Why Your Parents Screwed Up (And You’ll Screw Up Too)

Why your parents screwed up (and you will too)


Spoiler Alert: They were doing their best*.

(*this excludes parents that are abusive, toxic or dangerous people.)


Parenting is hard work. You have to put everything that you have into being the best role-model that you can be. Constantly being vigilant that everything you say or do might be what your child is influenced by. And even if you think that everything you are doing is perfect, it’s not.

I don’t know if there is a single person who feels like their parents did a flawless job of raising them. Just about everyone I’ve ever met has something that their well-meaning parents have done that they feel has screwed them up in some way. Parents always want to do what’s best for their kids. They want to raise them to be good people, to be thoughtful of others, to be successful… Strangely enough, though, you can push those wants too far.

My mom is Wonder Woman, she puts so much of herself into her kids. This woman has worked a crummy job that she detests for the past two decades to support the family. All of us children are adults now, but she still wants to spoil us. At Christmas she insists on spending a specific amount, and that it’s even and fair. She insists on paying when she takes any of us out to lunch. She’s been my saving grace during my new life as a parent. However, even a mom as awesome as she is can make a few blips. In any case, any blips my mom has made have been done through love.

Cartoon Parents Can Mess Up Too

One of my favourite cartoons, Steven Universe, the episode “Sadie’s Song” perfectly illustrates how something as seemingly harmless as over-encouraging can be harmful. In the episode, the character Sadie is talked into singing at the local talent show, “Beach-a-Palooza”, by Steven. Sadie is panicked when her mother, Barbara, arrives at home and she wants to hide it from her; much to Sadie’s dismay her mom comes down and is thrilled when she finds out what’s going on. Steven and Barbara start going through Sadie’s closet to try and find a stage-worthy outfit, and as they work their way through, there are all these outfits from things that she’s tried that she stopped doing (ballet, swimming, and softball) due to her mother being too encouraging; Barbara does everything that she can to try and make her daughter succeed, so much so that she ends up sort of taking over and not letting her daughter do anything for herself. In the end, Sadie ends up freaking out says she doesn’t want to do Beach-a-Palooza anymore. She tells her mom “I just thought, for once, that I’d get to do things my way. But you came in and took over everything like you always do!”, to which her mom tells her “I just wanted everyone to know how talented my daughter is”. Good intentions, bad results.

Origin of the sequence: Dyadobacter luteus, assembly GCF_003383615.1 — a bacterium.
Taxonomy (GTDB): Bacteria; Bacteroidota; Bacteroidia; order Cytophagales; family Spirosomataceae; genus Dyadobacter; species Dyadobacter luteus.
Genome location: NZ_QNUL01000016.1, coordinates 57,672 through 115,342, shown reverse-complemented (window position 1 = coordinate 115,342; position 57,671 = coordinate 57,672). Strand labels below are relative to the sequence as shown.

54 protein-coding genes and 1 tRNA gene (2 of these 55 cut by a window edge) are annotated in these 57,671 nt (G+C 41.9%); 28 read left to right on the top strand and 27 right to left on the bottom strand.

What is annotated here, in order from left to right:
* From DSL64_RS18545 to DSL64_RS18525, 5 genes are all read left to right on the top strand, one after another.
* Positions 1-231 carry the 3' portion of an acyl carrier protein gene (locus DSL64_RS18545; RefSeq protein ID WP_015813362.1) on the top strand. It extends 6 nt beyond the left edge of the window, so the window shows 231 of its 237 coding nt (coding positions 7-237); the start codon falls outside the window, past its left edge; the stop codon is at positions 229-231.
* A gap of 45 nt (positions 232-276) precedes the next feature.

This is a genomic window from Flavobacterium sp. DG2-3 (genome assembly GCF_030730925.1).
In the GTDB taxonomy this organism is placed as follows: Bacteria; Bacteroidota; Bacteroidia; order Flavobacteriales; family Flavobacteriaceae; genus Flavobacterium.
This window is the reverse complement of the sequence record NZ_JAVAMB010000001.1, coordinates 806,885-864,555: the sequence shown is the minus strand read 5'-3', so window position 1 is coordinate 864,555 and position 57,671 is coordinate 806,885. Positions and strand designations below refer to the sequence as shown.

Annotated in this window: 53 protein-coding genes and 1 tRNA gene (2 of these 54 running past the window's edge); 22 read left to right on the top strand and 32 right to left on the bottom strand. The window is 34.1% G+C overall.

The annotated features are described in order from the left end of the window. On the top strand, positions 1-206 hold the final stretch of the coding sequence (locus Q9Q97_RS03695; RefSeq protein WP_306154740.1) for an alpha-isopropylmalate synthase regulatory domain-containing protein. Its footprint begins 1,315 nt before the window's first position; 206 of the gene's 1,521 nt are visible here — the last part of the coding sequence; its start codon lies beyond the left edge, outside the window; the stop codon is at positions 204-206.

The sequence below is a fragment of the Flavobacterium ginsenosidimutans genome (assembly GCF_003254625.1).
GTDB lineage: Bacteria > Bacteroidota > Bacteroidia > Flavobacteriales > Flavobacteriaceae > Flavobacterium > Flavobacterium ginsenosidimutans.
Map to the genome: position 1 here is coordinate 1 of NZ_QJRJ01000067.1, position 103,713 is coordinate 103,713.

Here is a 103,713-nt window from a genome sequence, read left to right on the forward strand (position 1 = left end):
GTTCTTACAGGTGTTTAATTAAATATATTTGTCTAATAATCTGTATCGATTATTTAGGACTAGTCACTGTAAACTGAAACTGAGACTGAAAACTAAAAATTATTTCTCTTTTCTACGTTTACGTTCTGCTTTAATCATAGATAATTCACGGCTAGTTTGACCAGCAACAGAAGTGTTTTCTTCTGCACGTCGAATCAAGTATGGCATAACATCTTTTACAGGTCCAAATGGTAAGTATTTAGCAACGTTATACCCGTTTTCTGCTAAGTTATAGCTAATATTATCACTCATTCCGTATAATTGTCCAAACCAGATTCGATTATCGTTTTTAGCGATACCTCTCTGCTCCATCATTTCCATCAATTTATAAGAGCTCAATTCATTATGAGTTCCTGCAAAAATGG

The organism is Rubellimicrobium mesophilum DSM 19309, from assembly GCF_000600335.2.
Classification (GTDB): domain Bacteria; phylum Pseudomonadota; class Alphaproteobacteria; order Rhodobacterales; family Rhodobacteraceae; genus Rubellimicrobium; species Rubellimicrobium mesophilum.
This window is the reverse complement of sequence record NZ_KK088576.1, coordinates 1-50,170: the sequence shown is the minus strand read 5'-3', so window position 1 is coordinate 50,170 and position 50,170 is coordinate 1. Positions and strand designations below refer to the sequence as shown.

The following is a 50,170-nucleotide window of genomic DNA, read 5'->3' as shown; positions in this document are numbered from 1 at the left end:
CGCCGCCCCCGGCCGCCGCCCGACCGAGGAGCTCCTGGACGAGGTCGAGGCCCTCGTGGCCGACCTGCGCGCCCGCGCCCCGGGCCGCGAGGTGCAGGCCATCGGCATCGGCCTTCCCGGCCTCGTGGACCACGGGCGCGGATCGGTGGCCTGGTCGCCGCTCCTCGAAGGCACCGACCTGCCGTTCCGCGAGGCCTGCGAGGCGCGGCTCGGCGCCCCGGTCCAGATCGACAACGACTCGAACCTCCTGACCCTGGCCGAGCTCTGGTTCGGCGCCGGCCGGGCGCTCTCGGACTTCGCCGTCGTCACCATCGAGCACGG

Even Psychology says you’ll screw up

Psychological studies suggest that even telling your kids that they are smart can have negative effects. Oftentimes kids, when constantly being told that they are smart, feel like the only value they have is in their intelligence as that’s what they’ve grown up being praised for. Every time they fail at something or make a small mistake, they will beat themselves up, they will see themselves as a failure. If they were labeled a prodigy, and others start to catch up, they feel like they’ve peaked and that they are stuck in some weird intelligence purgatory. Fear of failure will prevent these them from trying new things.

The thing is, too much of anything is going to mess your kids up. Too much support? You are smothering them, being overbearing, or helicopter parenting. Helping out too much? They become unable to do things on their own or become entitled. Too much discipline? They will likely hide things, and build walls. Trying to keep them realistic? They become fixated on what is attainable and become unable to dream.

The road to hell is paved with good intentions (Who knew??!). No matter what you do, or how well you mean, your kid won’t end up perfect. They will love you, but they won’t think your parenting was perfect.  When your kid grows up, they’ll know that you were doing your best. And they’ll more than likely appreciate everything that you were trying to do for them (even if they are a little messed up from it). After all, to err is human.